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Wednesday, 16 June 2010
Page: 5668

Mr OAKESHOTT (5:38 PM) —I rise to ask you, with your defence service personnel responsibilities hat on—and I understand there were some portfolio changes only recently and I congratulate you for taking on this issue—some questions. I have raised this issue in other forms but I do think it is one that goes to the heart of what I consider to be cultural issues, within, particularly, the Defence Materiel Organisation and the human services and governance aspects of the DMO. In particular, I wish to raise the question of the Jane Wolfe case that has recently been before the Federal Court.

Jane Wolfe’s employment was ended, according to the Annual Report of 2008, by the Department of Defence. However, Federal Court action was taken and, only last month, she was reinstated with a very clear ruling from the Federal Court that any issues that were raised either through the Australian Government Solicitor or through the CEO of the DMO were completely unfounded and she was to be reinstated immediately. My understanding is that she is back at work in the SES. She was a senior executive service employee and continues to work there.

The question is: how on earth did we end up in a situation where the CEO of the DMO, within four months of the employment of Ms Wolfe, sought advice from the Australian Government Solicitor, using the Public Service Act over the subsequent period and using former employers to write affidavits, and the Public Service Commissioner using that information to trigger a termination notice? We ended up with court action taking place and questions being asked around the Financial Management Act, with regard to when legal advice was received that said there was no case. Yet the CEO of the DMO and the DMO in general knowingly continued, either with their internal counsel or with outside legal advice, to spend taxpayers’ money to run what was, essentially, a dead case.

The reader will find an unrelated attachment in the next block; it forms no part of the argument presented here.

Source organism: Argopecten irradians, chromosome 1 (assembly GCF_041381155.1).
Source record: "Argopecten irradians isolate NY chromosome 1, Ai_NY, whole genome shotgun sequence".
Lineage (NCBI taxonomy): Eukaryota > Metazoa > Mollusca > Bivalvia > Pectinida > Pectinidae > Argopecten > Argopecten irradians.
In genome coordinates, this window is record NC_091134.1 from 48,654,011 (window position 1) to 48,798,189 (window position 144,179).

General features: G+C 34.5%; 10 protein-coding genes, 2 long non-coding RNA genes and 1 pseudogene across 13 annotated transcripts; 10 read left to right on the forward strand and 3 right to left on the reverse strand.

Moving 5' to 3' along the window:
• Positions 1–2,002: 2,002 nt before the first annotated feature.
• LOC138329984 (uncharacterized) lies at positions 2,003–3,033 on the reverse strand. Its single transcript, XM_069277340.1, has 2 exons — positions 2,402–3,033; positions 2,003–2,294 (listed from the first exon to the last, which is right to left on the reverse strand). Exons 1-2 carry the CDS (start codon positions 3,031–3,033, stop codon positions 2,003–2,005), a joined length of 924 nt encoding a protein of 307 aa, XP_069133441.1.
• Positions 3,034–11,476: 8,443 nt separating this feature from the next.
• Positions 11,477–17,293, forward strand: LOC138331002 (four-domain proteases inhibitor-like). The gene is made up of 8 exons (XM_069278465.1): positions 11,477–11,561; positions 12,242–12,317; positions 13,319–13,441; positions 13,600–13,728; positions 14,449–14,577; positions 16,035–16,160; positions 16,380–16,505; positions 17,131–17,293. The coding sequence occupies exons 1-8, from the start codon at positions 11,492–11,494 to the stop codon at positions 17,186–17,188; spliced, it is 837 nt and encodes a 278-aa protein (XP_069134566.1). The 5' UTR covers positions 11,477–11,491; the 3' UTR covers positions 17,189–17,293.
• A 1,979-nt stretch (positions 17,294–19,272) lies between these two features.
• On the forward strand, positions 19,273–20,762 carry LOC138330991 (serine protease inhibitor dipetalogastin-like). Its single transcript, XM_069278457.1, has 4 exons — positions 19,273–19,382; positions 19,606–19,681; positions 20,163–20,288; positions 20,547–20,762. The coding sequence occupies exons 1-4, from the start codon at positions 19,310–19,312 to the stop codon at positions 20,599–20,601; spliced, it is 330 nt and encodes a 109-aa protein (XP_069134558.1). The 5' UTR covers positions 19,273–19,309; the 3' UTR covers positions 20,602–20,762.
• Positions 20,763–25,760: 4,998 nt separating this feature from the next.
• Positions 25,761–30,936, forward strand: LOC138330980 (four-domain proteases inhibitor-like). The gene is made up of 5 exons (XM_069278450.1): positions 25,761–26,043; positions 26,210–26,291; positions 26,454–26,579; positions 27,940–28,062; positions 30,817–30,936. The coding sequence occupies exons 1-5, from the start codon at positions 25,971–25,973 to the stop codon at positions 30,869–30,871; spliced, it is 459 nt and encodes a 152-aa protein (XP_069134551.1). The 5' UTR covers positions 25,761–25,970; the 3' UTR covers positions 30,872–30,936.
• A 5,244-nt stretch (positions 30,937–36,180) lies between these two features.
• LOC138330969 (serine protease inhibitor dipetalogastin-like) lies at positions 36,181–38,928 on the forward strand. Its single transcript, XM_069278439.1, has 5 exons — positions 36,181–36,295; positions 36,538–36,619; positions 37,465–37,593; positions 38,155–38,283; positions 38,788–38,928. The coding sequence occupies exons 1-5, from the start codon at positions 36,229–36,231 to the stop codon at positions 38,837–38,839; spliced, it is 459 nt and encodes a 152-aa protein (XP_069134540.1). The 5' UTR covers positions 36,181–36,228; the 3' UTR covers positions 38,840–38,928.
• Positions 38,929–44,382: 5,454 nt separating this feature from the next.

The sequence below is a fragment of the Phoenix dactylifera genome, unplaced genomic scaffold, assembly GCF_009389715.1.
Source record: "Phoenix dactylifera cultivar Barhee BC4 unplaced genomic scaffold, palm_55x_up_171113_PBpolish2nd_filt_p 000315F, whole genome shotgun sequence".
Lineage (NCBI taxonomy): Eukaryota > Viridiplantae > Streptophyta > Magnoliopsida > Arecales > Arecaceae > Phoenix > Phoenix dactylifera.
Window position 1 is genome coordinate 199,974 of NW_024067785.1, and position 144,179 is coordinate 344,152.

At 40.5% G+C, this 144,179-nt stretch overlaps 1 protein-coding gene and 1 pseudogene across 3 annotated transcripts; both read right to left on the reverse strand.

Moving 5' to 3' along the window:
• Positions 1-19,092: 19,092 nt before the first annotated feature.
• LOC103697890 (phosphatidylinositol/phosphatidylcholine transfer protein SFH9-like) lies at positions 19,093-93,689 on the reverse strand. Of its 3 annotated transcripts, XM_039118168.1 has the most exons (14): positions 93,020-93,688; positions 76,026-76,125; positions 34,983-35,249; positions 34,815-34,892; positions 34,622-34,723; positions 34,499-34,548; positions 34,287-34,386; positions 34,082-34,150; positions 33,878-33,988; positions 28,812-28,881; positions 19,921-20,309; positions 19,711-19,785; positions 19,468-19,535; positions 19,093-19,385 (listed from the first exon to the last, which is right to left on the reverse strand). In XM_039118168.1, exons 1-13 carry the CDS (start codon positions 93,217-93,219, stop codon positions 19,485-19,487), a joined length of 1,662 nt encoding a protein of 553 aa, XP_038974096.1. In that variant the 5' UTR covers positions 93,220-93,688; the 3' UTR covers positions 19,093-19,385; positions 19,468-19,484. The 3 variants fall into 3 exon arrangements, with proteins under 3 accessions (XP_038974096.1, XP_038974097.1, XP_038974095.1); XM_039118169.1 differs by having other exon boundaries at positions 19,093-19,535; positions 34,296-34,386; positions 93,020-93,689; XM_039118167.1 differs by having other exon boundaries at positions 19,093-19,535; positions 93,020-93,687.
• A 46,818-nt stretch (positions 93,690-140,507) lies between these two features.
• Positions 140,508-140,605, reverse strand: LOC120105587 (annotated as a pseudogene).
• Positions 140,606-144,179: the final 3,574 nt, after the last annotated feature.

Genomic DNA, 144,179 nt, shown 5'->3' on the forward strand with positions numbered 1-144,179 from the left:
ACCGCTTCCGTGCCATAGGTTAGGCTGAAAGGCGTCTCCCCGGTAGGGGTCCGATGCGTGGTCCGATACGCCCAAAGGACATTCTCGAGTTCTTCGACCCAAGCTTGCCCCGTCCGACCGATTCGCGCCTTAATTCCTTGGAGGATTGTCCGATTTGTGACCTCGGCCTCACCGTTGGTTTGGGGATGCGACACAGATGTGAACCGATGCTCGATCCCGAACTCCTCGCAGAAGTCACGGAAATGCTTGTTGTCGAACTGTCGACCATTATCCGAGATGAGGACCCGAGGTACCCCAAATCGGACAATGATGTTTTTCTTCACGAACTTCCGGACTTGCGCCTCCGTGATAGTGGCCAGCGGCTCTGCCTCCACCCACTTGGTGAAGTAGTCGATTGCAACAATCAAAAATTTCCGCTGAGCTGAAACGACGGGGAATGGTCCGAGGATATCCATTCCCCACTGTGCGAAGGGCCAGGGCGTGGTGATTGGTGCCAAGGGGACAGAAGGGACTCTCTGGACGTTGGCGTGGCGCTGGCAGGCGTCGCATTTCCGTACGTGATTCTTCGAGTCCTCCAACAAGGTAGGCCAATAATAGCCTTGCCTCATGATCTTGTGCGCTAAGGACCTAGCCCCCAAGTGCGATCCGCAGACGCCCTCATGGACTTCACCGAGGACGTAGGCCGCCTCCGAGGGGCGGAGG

From all accounts, $2 million worth of legal expenses was racked up. This is a significant cost to the taxpayer that is worthy of an explanation from the minister and the government. How on earth could it happen that someone employed at the SES level for only four months had what on the surface looks to be a vendetta run, and allowed to be run, against them within the culture of the DMO and the Public Service in Canberra? I ask the minister to explain, and I have asked this in another form, the implications of that Federal Court ruling. Is a code of conduct inquiry now going to take place against the CEO of the DMO? If not, why not? If so, what form will that code of conduct inquiry take? In relation specifically to the Financial Management Act and to the Public Service Act, what are the implications from the point of view of the minister’s confidence in the DMO executive team and the way they run their governance structures, their human resources and their duties?

A division having been called in the House of Representatives—

Sitting suspended from 5.43 pm to 5.56 pm